A new study published this month in JGR Planets posits that the major particle ejections off the near-Earth asteroid Bennu may be the consequence of impacts by small, sand-sized particles called meteoroids onto its surface as the object nears the Sun. The study’s primary author is Southwest Research Institute scientist Dr. William Bottke, who used data from NASA’s OSIRIS-REx mission.
Launched in 2016, NASA’s OSIRIS-REx spacecraft is currently orbiting Bennu with the aim of briefly touching on the surface and obtaining a sample from the asteroid in October 2020, and then returning to Earth.
“While in orbit, the spacecraft has been sending images of Bennu back to Earth,” Bottke said. “One of the most significant things we’ve noticed is that the asteroid is frequently ejecting materials into space. Tiny rocks are just flying off its surface, yet there is no evidence that they are propelled by sublimating ice, as one might expect from a comet. The biggest events launch rocks as large as a few centimeters.”
Even more curious is the fact that the observed major ejection events tend to occur in the late afternoon on Bennu. Determined to get to the bottom of these events, Bottke reached out to Althea Moorhead at NASA’s Marshall Space Flight Center. Moorhead is a member of NASA’s Meteoroid Environment Office, a group that monitors and models meteoroids that may be hazardous to spacecraft.
“Over the years, Althea and her team have built a computer model that determines the number of tiny particles impacting spacecraft,” Bottke explained. “We used this software to calculate the number of meteoroid impacts Bennu would face in its current orbit.”
Many meteoroids originated on comets. As comets approach the Sun, pieces break off as a consequence of solar heating. Some comets even break apart, producing far more small particles than asteroid collisions in the asteroid belt. For this reason, comet fragments are thought to be the major source of meteoroids that fill the inner solar system.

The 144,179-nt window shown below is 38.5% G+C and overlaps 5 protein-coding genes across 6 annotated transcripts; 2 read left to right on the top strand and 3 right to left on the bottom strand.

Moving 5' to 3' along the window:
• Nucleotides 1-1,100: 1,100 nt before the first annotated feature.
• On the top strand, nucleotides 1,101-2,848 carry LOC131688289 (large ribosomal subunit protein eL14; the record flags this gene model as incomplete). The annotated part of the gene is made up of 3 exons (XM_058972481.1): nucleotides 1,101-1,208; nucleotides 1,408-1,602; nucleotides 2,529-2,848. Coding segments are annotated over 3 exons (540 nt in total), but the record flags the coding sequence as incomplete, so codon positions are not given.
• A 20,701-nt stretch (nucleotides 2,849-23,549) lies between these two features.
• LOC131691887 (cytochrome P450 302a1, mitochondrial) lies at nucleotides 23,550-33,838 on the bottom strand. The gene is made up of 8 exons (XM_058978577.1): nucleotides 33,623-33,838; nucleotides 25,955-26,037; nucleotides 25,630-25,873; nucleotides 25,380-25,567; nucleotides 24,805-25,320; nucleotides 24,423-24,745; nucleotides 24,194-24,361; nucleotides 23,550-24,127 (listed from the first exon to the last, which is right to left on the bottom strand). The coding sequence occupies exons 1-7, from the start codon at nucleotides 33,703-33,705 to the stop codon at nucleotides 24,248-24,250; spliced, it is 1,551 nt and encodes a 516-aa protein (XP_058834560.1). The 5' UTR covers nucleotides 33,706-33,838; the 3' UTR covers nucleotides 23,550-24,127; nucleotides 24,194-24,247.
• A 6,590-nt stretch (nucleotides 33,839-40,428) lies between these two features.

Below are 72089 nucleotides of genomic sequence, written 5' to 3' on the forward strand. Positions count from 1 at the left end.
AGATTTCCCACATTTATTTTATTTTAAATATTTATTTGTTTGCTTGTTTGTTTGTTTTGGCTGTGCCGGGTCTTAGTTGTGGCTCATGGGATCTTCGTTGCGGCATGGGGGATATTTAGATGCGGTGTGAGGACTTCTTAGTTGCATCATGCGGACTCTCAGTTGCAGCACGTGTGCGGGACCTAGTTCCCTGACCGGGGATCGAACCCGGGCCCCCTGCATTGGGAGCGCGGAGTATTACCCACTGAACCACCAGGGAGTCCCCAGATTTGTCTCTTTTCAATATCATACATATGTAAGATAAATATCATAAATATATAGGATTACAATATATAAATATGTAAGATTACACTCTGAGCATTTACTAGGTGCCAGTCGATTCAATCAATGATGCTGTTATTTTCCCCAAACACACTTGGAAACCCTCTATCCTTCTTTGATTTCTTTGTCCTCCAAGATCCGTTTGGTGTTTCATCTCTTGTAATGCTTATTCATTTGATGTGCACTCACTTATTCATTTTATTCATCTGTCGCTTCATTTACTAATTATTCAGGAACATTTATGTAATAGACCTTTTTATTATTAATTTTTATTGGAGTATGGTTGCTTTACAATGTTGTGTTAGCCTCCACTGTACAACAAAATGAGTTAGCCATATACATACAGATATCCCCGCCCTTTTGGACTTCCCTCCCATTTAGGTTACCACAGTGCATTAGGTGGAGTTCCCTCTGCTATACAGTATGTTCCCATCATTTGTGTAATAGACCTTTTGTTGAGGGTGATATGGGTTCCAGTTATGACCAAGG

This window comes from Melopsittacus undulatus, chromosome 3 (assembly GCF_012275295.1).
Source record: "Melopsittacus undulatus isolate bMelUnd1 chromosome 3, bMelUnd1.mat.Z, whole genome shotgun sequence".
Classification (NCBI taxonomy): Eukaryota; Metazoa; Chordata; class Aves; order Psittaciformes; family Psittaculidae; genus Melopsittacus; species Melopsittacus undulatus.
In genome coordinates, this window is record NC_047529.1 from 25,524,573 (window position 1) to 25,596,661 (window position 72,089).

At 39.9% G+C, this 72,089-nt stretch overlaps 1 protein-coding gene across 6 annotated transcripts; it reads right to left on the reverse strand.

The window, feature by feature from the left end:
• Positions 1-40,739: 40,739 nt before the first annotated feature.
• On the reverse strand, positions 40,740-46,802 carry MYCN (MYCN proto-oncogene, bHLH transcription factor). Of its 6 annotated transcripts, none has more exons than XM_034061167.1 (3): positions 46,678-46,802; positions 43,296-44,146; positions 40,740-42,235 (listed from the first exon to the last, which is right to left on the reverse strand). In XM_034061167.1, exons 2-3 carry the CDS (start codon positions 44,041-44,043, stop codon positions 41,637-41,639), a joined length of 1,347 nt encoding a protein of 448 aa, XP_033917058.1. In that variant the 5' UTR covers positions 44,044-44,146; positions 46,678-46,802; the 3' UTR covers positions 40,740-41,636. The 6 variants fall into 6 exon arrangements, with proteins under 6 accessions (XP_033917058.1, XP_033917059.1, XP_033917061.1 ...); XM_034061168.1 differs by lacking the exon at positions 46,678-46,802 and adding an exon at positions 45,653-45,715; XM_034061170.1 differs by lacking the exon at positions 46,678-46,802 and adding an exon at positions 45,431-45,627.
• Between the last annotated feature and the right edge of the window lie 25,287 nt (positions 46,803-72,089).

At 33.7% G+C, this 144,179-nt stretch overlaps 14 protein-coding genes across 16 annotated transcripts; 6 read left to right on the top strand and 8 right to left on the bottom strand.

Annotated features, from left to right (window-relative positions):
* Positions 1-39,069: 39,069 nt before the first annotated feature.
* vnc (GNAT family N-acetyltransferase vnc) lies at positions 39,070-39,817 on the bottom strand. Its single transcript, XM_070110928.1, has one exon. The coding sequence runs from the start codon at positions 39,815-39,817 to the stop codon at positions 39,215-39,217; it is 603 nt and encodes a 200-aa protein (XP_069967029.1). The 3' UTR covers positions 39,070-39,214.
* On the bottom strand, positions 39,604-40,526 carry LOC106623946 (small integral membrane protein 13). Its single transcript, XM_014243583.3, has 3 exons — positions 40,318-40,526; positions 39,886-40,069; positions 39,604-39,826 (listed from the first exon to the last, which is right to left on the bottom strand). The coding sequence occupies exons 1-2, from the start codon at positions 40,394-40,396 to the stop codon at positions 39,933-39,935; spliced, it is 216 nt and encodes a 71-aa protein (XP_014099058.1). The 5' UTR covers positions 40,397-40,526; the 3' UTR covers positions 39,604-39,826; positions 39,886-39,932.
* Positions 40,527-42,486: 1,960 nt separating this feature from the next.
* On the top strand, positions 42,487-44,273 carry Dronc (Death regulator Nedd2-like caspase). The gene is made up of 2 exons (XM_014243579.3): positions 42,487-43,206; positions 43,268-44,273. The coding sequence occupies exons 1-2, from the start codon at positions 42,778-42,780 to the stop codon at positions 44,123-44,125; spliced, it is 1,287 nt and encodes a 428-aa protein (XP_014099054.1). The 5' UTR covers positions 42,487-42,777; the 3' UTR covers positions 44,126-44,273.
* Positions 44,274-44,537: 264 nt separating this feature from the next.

Interpreting their modeling results, Bottke’s study suggests that as Bennu draws closer to the Sun in its orbit, it experiences a higher number of meteoroid impacts. Moreover, sand-sized meteoroids are predicted to hit Bennu with the force of a shotgun blast about once every two weeks, with most striking in the head-on direction. Their impact location on Bennu corresponds to late afternoon and early evening.
Furthermore, Bottke’s study points out that the Lunar Atmosphere and Dust Environment Explorer (LADEE) previously made similar observations about impacts on the Moon. As with Bennu, most meteoroids hit the Moon head-on (with head-on defined with respect to the motion of the Earth-Moon system around the Sun). The key difference between Bennu and the Moon is how they rotate around their spin axes. The Moon spins west to east, so head-on impacts correspond to sunrise. Bennu spins in the opposite direction, so head-on impacts hit near dusk.
At first, Bottke’s modeling work seem to predict that meteoroids would eject too little material from Bennu to explain the OSIRIS-REx observations. However, a better match could be obtained if Bennu has a weak porous surface. The possibility that Bennu has this property was recently strengthened by studies of the Bennu-like asteroid Ryugu, the target of Japan’s Hayabusa2 sample return mission. Using explosives to launch a small projectile into Ryugu, the Hayabusa2 team produced a crater that was larger than expected by most impact experts. If Bennu’s surface is indeed similar to Ryugu’s, meteoroid impacts should be capable of ejecting relatively large amounts of debris.